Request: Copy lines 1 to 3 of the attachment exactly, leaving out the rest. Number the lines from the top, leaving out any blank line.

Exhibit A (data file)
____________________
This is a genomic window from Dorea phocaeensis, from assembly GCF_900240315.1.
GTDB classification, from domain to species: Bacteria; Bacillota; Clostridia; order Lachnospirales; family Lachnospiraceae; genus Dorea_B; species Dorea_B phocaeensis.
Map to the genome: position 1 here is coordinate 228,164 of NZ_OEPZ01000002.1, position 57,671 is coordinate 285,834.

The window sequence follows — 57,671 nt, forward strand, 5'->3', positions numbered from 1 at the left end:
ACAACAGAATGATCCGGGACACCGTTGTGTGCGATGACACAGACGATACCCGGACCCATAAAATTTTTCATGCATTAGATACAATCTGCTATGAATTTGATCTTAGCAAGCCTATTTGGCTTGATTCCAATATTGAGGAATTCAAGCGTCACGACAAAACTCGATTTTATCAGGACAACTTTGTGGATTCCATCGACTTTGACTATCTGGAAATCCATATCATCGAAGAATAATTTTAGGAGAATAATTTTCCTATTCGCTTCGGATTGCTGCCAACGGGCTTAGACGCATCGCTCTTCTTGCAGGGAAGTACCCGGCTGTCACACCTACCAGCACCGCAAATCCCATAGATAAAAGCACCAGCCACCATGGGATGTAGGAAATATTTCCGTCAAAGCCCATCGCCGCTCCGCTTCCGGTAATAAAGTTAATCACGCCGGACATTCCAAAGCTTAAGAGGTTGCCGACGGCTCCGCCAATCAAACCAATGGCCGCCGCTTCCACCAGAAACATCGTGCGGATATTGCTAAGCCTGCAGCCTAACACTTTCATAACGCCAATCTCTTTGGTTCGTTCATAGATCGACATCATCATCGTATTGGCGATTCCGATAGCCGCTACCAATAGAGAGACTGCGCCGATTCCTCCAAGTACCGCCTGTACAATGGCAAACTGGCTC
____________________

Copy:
This is a genomic window from Dorea phocaeensis, from assembly GCF_900240315.1.
GTDB classification, from domain to species: Bacteria; Bacillota; Clostridia; order Lachnospirales; family Lachnospiraceae; genus Dorea_B; species Dorea_B phocaeensis.
Map to the genome: position 1 here is coordinate 228,164 of NZ_OEPZ01000002.1, position 57,671 is coordinate 285,834.